Both are Harvard architectures meaning you may have a lot of room for programs (ie, 16K or more), but very little memory for RAM (256 bytes). Which means that if you only have a 4K program you don't get to use all that unused space to have more runtime memory. That tiny amount of RAM however is shared with system registers!! The more peripherals your chip has the more RAM that ends up reserved. So what you read on a data sheet may not be what you actually have to work with.

    I am not an Arduino fan. However it's probably good for beginners as it's easier to get started with. You can program it using USB and they can get power over USB as well, which is really handy to avoid extra purchases of power supplies and system programming hardware. Other systems beside Arduino have USB too but boards intended for professionals may not have these quick-start options. These boards are probably going to give you more than you need as well to avoid the frustration of having something too small, after all a hobbyist isn't going to be quibbling about how many pennies they can save per chip in bulk and the hobbyist is going to be building multiple designs with the same chip. It can also can be used without soldering and has a variety of stuff you can buy to attach to it.

    On the other hand Arduino is pushing their programming system as well, which is really the thing that separates Arduino from any other AVR board. It is a C-like language with a library; you're not programming to the bare board, you're not even writing your own main() routine. It is not intended for profressional programers, the target audience appears to be "multidisciplinary" (ie, people who aren't programmers). But you can skip that stuff and go for real C or assembler if you like.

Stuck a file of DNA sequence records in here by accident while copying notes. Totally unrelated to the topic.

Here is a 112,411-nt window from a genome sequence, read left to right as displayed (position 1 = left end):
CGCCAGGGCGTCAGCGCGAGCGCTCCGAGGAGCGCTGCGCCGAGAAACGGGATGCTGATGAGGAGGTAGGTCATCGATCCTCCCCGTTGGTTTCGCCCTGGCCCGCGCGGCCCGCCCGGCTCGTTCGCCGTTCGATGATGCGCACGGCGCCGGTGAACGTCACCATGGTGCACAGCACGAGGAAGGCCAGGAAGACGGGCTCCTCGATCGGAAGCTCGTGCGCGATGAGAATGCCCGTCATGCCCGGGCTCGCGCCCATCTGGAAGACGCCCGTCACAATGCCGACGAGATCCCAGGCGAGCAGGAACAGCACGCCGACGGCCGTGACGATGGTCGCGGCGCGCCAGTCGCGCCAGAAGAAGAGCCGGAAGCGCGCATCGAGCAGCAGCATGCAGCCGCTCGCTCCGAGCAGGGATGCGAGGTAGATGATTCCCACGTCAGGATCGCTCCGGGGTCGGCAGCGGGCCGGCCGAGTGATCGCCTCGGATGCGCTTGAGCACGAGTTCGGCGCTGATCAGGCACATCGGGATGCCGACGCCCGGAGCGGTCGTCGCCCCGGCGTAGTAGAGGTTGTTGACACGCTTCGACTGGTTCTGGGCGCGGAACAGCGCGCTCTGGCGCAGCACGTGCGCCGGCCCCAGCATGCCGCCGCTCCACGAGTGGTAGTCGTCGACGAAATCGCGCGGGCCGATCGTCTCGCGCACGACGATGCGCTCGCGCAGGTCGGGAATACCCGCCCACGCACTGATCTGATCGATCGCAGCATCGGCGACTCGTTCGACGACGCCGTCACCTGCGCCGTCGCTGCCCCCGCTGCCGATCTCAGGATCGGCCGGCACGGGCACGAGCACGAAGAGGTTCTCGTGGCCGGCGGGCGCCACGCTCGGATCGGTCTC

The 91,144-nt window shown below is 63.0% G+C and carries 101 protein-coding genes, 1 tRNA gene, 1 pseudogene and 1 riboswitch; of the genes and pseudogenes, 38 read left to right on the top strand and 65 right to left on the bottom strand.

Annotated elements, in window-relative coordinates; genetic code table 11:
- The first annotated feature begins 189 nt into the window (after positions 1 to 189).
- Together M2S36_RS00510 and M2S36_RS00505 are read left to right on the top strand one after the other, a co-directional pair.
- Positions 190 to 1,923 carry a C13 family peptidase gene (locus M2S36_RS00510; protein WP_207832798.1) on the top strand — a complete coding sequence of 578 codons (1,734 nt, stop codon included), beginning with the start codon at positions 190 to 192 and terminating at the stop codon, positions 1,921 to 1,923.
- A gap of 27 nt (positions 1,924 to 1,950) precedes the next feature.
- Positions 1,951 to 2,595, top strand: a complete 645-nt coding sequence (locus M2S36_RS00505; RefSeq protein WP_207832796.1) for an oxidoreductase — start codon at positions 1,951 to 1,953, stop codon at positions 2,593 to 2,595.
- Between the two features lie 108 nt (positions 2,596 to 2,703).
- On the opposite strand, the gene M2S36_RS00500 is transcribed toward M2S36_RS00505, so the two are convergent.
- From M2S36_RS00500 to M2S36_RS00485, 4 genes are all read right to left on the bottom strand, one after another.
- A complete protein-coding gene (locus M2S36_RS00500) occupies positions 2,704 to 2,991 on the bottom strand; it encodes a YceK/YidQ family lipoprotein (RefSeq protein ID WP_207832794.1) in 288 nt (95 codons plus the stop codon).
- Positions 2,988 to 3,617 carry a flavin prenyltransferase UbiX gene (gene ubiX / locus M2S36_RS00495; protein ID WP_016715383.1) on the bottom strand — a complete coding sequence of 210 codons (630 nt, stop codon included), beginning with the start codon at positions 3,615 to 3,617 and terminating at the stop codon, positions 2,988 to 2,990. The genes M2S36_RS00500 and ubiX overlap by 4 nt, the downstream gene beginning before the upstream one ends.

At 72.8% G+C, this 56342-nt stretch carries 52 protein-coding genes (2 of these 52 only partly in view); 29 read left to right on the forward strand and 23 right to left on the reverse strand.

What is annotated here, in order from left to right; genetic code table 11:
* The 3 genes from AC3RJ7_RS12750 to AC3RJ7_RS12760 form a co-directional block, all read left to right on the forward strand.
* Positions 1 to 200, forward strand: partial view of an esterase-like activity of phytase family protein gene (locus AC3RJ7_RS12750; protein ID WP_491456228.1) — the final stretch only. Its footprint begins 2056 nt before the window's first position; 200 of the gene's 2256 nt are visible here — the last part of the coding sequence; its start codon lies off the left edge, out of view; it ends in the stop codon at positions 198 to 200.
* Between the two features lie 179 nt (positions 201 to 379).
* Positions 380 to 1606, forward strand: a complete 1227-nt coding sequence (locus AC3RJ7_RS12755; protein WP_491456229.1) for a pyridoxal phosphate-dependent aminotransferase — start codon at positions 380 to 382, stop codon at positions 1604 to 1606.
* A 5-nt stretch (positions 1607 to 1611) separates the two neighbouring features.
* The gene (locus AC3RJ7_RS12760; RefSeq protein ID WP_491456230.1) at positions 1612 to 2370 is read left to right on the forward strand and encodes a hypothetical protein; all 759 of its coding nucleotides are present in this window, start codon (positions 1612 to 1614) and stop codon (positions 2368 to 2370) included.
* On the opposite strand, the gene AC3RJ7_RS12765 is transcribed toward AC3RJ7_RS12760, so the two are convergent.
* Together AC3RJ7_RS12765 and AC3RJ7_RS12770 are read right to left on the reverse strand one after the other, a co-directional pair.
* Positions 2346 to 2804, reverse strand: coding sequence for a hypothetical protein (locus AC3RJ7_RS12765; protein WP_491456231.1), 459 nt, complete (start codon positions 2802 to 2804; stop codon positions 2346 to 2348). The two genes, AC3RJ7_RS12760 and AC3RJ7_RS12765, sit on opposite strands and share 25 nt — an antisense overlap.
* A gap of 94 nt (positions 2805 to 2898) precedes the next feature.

• by caseih ( 160668 ) on Tuesday January 29, 2013 @02:44AM (#42723321)

    Arduino's environment uses essentially straight C++. There's nothing special about it; it all runs through g++. The Arduino system merely provides you a nice lightweight abstraction that you can use or not.

    I recently developed a linear actuator controller using Arduino and when I was done I targeted the AtTiny84 processor, took the hex file and burned it with avrdude to the chip and it worked great (though I'm only using it at 1 MHz with no external clocking components. I built the binary from within Arduino's IDE even (added a plugin to target attiny). This is what makes Arduino so interesting. It's a straight forward jump into more complicated AVR programming, or to other smaller chips that don't have an arduino bootloader like the attiny.

      I think your post illustrates the confusion over Arduino.
    1. It's not a special language; it's simply C++ with a framework to abstract the chip a little and the result resembles processing, but it isn't processing. I've seen people develop little python libraries for Raspberry Pi that emulate this framework on the Pi.
    2. The arduino bootloader is nice for rapid develop/load/test cycles, but isn't required. If you have the proper hardware definition files in Arduino you can target other chips like AtTiny (no bootloader at all), or the Teensy (proprietary bootloader).
    3. You can port your Arduino programs directly to AVR if you wish complete with the arduino abstractions (framework).
    4. Arduino is really about a community and a lot of libraries.

    Just as an aside, I recently discovered the QP event framework for Arduino, straight AVR, Arm, Pi, or any number of other platforms. Gives you a complete event-driven paradigm for embedded devices complete with threads, timers, event sources, event sinks, etc. All in just under 3k. It's complicated stuff but looks to be very powerful I'm going to check it out.

Top Ten Things Overheard At The ANSI C Draft Committee Meetings: (8) I'm on the committee and I *still* don't know what the hell #pragma is for.